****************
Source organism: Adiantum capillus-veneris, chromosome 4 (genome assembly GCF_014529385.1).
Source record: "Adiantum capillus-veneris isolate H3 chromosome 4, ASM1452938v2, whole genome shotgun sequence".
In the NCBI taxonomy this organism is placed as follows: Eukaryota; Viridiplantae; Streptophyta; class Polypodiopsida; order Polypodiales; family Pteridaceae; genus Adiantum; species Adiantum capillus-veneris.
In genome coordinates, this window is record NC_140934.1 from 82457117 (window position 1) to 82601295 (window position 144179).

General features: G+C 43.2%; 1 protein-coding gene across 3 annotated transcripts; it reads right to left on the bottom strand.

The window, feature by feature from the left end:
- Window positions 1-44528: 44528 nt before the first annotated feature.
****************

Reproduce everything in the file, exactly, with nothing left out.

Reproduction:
Source organism: Adiantum capillus-veneris, chromosome 4 (genome assembly GCF_014529385.1).
Source record: "Adiantum capillus-veneris isolate H3 chromosome 4, ASM1452938v2, whole genome shotgun sequence".
In the NCBI taxonomy this organism is placed as follows: Eukaryota; Viridiplantae; Streptophyta; class Polypodiopsida; order Polypodiales; family Pteridaceae; genus Adiantum; species Adiantum capillus-veneris.
In genome coordinates, this window is record NC_140934.1 from 82457117 (window position 1) to 82601295 (window position 144179).

General features: G+C 43.2%; 1 protein-coding gene across 3 annotated transcripts; it reads right to left on the bottom strand.

The window, feature by feature from the left end:
- Window positions 1-44528: 44528 nt before the first annotated feature.